Wednesday, December 8, 2010

Christmas Cards, Pt. 2: Tips on mass producing cards

I would say I owe it to not having Hallmark-type stores in Croatia for me to be interested in cardmaking in the first place. Even though I only started with papercrafting seriously and professionally less than 2 years ago, I was already making cards for many years prior to that with what little paper scraps, ribbons and stamps I had.

Because my husband and I are in full-time ministry, one of my main responsibilities is correspondence. And we have been blessed with so many friends and family who pray for us faithfully. So, I made a commitment to send them at least a Christmas card every year to let them know how much we appreciate all that they do for us.

This year, I made about 150 and, as you can imagine, that's no easy feat, esp because of the lack of craft stores here. I've learned some tricks and tips to accomplish this in the last few years.

Make a simple sketch to follow. I used the same sketch for all my samples below.

Mass produced cards

Use a paper collection to mix and match since they are already color coordinated for you. Use the collection's colors as a guide and limit the colors you use to 3. I used the Cosmo Cricket Jolly By Golly papers for these cards.

Mass produced cards 3

Utilize available tools like punches, stamps and stickers to get the job done. I used the GinaK Heirloom Ornaments set, which I punched using my 1-3/4" circle punch. I used the SRM Sticker Sentiments Happy Holidays on another set of mass produced cards on this post. This card design is also great to use ribbon scraps.

Mass produced cards 4

Computer-generate your note inside and print on white paper. For A6 cards, I print 4 in one sheet and just trim the papers to 4" x 5.25" then adhere inside the cards. Make room on the bottom for a personal note. I also computer generate the address labels.

Mass produced cards 2
More tips:
  • Start early. I start mine around September and do it slowly until about mid-November when I do most of them.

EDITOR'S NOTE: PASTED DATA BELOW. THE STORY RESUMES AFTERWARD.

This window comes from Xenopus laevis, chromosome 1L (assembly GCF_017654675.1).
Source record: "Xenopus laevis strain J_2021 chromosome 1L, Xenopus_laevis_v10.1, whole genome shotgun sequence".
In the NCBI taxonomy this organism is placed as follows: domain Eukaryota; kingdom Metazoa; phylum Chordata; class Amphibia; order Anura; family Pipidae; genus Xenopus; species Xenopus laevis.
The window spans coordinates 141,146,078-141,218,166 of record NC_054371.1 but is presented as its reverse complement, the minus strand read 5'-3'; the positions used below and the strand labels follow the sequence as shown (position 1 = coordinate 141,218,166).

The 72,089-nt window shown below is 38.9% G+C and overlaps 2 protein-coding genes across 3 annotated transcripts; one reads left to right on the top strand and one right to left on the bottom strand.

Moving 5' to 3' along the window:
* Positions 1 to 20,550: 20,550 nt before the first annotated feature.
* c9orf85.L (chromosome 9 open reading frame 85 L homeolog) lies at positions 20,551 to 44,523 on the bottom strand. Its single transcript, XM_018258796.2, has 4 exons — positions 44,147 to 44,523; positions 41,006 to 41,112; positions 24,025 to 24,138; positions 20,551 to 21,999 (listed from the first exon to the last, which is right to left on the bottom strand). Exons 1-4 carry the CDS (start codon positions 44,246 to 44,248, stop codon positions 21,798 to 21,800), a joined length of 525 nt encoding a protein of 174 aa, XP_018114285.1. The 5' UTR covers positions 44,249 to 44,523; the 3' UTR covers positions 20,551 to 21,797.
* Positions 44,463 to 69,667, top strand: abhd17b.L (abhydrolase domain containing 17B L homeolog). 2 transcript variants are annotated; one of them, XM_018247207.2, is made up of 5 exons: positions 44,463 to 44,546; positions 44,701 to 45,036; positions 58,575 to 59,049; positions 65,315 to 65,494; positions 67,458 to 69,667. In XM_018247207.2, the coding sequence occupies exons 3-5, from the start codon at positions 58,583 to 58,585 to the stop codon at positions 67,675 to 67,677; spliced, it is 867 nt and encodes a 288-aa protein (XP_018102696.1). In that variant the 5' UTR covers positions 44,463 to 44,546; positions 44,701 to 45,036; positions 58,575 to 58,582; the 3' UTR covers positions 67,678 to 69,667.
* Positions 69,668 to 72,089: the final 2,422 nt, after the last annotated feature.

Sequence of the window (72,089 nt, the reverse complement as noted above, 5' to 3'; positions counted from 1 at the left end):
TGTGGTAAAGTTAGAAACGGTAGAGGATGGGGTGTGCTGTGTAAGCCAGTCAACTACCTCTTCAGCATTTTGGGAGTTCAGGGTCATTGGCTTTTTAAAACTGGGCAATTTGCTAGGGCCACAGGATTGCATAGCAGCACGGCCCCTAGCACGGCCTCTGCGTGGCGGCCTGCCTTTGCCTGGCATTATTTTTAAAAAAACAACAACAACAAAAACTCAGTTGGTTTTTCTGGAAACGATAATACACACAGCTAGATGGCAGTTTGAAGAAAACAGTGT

• Pre-cut all your patterned papers. I can get 6 card fronts from one sheet of 12 x 12. I cut them to 4" x 5.25" and mix and match the papers for more variety.
  • I don't make all my cards look the same. Otherwise, I would get bored :-). I make 6-12 cards per design. You can see another set of mass produced cards I made in a previous post.
  • If you're in a DT, make Christmas cards with your DT assignments as early as possible. I had close to 50 cards by the time mid-November came. If you're not on a DT, think Christmas cards when entering challenges. You can see a Christmas card I made using fall colors on this post. I wouldn't have thought of doing that, but that's the fun of entering challenges.
  • I set a goal to send out our Christmas cards in late Nov/early December. It's not because mail takes longer here. We get many guests from the US and so I just plan ahead to send my cards through them. It's cheaper this way. I set the date goal because it's always better for the recipients to get your cards early on. The closer it is to Christmas, the more cards people get and more likely yours to be set aside.
I hope that helps.
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4 comments:

  1. I'll use my new iPhone app this year to send Christmas greeting cards: http://bit.ly/czhoY7 (iSendChristmasGreetings)

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  2. Nina, I truly admire and respect you for sending out all of these beautiful cards. We still send out holiday cards, as well, but each year, our incoming card quantity reduces in number. How sad it is that postage is climbing to the point that people feel unable to send greetings to friends and loved ones once a year! Beautiful work, and love your tips! Hugs... oh, and my mailing address is..... Just kidding!

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  3. Great tips, Nina! Thanks for sharing your process. I don't have as many to make as you!! but I do have quite an few to do because DH is an elementary school principal and we have his wonderful teachers and staff to make cards for.

    I love your ideas (esp. the one to start early!!) ;D

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  4. very pretty cards. thanks for the tips on mass production, too!

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Thank you for your kind comments.

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